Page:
“Despite the challenges we face, the resilience of Nigerians continues to inspire. The Nigerian society enjoys more favourable conditions than many of its neighbours. However, even greater opportunity awaits with the adoption of national action in favour of a Bitcoin standard”, he added.
A scene at the 2021 Technext Coinference — a gathering of enthusiasts, professionals and regulators to discuss cryptocurrency showed that despite the ban, Nigeria is still interested in these decentralised currencies.
In his keynote address, the nation’s Minister of State for Budget & National Planning, Prince Clem Ikanade Agba said that “the blockchain technology gives room for digital assets to be authenticated without the need for third-party verification. A practice that will benefit not only citizens but also all levels of government. The extravagant costs of setting up specific MDA’s and committees for resolving asset-related disputes can be largely reduced and cases can be speedily resolved without committing tremendous government resources.”
Agba also disclosed that ‘’Nigeria’s Securities and Exchange Commission are currently in discussions with CBN to enable better understanding and regulation of the crypto space. Nevertheless, it is also possible that our laws as they are today cannot explicitly stipulate who holds the power to regulate cryptocurrencies; maybe there is a need for an additional body to play this role”
Meet the Nigerians appointed at BTrust’s Board.
- Abubakar Nur Khalil is a bitcoin core contributor and had received $50,000 in BTC for his work on Bitcoin wallet software from Human Rights Foundation (HRF) in May 2021 — he is one of the co-founders at Qala Fellowship.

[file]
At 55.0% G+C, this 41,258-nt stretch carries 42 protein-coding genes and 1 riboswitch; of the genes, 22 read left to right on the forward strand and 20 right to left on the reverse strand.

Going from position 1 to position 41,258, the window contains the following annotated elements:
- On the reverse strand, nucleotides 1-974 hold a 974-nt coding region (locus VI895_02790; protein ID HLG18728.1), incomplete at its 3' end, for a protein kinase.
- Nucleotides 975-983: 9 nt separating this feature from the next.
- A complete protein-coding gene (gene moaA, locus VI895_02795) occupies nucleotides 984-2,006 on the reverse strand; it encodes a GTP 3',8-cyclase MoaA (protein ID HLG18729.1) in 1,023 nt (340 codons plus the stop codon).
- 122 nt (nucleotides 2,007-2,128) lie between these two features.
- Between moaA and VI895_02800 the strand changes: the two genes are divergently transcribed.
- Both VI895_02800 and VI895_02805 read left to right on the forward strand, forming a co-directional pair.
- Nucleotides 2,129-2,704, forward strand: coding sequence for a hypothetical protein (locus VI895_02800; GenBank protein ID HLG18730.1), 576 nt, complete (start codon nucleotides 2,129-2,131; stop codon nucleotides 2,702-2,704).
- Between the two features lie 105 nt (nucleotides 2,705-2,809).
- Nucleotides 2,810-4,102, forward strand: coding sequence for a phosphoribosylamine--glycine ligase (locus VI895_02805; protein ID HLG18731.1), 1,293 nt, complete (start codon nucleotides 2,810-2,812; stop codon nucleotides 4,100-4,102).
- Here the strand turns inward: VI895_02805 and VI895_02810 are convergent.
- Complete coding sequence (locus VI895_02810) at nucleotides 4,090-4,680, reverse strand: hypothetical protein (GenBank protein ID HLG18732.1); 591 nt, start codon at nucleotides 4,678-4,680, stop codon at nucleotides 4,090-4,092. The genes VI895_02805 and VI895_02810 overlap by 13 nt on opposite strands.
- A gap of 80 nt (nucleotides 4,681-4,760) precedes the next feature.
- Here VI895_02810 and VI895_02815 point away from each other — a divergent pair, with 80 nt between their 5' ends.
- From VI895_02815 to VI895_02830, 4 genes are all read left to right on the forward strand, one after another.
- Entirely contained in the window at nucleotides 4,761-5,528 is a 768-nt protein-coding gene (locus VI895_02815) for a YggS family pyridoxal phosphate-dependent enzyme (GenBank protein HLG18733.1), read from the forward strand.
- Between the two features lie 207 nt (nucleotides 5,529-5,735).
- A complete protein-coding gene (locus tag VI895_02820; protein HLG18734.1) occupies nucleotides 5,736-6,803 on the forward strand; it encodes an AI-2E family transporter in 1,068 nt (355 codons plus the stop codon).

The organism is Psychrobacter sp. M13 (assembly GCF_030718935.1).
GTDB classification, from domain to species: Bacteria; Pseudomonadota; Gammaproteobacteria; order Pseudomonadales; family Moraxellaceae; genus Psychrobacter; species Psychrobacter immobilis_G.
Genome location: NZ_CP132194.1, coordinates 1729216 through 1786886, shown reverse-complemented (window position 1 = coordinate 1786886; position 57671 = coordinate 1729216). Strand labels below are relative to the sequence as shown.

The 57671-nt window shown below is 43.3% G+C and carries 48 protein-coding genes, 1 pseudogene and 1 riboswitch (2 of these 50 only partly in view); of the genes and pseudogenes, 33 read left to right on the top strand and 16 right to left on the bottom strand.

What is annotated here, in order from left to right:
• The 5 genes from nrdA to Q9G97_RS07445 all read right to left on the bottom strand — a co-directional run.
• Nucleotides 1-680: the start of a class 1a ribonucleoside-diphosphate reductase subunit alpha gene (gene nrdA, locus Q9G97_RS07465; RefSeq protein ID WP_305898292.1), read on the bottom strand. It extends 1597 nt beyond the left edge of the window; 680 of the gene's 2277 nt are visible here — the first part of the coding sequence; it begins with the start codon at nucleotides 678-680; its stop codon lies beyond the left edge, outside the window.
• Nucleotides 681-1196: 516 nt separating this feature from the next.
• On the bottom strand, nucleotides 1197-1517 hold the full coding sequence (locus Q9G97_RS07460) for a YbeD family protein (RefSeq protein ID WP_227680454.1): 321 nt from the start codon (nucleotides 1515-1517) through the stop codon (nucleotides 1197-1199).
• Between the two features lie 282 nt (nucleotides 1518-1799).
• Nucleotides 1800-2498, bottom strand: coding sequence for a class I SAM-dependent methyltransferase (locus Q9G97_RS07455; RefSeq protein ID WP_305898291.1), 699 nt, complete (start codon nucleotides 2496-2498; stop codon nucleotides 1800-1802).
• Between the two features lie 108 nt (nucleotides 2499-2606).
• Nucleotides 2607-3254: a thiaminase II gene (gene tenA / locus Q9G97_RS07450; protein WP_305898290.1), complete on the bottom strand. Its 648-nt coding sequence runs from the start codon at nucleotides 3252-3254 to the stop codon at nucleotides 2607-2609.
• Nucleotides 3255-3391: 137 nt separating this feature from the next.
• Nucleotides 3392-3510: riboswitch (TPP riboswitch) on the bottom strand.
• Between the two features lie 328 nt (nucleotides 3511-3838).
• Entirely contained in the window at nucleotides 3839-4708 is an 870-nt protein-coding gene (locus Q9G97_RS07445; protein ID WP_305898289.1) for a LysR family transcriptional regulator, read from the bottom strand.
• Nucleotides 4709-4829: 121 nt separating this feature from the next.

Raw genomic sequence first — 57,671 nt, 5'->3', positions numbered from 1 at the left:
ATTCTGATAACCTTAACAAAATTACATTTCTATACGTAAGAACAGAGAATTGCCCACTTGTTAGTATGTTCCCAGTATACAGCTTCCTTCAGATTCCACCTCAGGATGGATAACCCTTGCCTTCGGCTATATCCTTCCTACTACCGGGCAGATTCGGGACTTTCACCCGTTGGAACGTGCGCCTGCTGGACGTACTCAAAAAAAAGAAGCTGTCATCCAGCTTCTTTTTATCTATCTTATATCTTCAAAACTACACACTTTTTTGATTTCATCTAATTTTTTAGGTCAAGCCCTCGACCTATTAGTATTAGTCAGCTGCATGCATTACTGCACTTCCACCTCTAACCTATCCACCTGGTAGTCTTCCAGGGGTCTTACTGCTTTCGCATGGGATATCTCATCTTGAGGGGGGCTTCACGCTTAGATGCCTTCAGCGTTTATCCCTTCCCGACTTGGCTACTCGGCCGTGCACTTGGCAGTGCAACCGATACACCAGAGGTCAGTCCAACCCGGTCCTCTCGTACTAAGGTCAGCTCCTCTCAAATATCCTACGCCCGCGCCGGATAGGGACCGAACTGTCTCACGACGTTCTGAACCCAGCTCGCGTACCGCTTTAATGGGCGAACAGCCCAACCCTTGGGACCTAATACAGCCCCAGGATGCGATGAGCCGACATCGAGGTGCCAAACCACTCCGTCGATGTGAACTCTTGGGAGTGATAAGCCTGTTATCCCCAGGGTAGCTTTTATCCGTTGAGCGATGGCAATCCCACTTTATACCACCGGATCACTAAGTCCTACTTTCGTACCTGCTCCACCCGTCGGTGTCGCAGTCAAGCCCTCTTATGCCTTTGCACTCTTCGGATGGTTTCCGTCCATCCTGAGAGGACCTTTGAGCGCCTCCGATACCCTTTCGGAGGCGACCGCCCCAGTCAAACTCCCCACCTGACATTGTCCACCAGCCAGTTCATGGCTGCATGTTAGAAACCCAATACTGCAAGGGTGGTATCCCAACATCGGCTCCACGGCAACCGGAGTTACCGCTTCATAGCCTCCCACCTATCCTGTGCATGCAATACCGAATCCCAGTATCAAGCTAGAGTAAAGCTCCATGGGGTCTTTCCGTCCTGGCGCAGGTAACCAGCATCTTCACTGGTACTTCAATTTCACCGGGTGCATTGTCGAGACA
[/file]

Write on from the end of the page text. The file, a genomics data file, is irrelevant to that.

- Obi Nwosu is a Co-founder at Coinfloor, a seed-level cryptocurrency startup, which has raised $300,000 in a funding round.
- Ojoma Ochai is a Managing Partner at CcHUBCreative (Co-Creation Hub), a technology innovation workspace, accelerating startup growth in Nigeria and selected part in Africa – CcHUB has raised $5.5 million to aid its operation.
What is Bitcoin? [as defined by the Guardian]
We wanted to omit this section, but after another thought, we do not want to make costly assumptions. Bitcoin was the first cryptocurrency, created in 2009, and remains the most widely known and valued. It’s a digital or virtual asset, operating outside of the traditional banking system, and its influence has soared, with a growing number of companies now accepting it for payments.
Each bitcoin is essentially a digital token containing a secret key that proves to anyone in the network to whom it belongs. Effectively, each bitcoin is a collective agreement of every other computer on the bitcoin network that the token is real, created by a bitcoin “miner”, and then acquired through a series of legitimate transactions.
Anytime bitcoins are spent, it becomes known to the entire network that their ownership has been transferred. Every transaction is stored in a lasting public record called a blockchain, which underpins the entire system, making it possible to trace a coin’s history and preventing people from spending coins they do not own.
[Additional reporting by Johnstone Kpilaakaa]